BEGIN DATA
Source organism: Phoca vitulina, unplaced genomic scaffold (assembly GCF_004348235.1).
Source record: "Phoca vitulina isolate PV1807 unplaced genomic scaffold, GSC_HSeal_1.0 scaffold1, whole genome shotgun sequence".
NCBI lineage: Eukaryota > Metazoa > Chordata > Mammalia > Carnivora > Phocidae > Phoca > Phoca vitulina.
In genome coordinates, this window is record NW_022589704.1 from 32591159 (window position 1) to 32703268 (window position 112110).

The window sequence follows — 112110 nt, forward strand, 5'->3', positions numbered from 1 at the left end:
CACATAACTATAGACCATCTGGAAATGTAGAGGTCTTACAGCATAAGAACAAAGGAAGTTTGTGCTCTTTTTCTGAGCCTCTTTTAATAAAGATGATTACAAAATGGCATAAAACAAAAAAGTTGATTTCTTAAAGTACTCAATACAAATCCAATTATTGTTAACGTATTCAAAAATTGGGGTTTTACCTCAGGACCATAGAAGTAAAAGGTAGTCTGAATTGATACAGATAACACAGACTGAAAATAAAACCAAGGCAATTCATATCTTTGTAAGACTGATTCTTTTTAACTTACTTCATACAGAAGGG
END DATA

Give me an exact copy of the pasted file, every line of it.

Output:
Source organism: Phoca vitulina, unplaced genomic scaffold (assembly GCF_004348235.1).
Source record: "Phoca vitulina isolate PV1807 unplaced genomic scaffold, GSC_HSeal_1.0 scaffold1, whole genome shotgun sequence".
NCBI lineage: Eukaryota > Metazoa > Chordata > Mammalia > Carnivora > Phocidae > Phoca > Phoca vitulina.
In genome coordinates, this window is record NW_022589704.1 from 32591159 (window position 1) to 32703268 (window position 112110).

The window sequence follows — 112110 nt, forward strand, 5'->3', positions numbered from 1 at the left end:
CACATAACTATAGACCATCTGGAAATGTAGAGGTCTTACAGCATAAGAACAAAGGAAGTTTGTGCTCTTTTTCTGAGCCTCTTTTAATAAAGATGATTACAAAATGGCATAAAACAAAAAAGTTGATTTCTTAAAGTACTCAATACAAATCCAATTATTGTTAACGTATTCAAAAATTGGGGTTTTACCTCAGGACCATAGAAGTAAAAGGTAGTCTGAATTGATACAGATAACACAGACTGAAAATAAAACCAAGGCAATTCATATCTTTGTAAGACTGATTCTTTTTAACTTACTTCATACAGAAGGG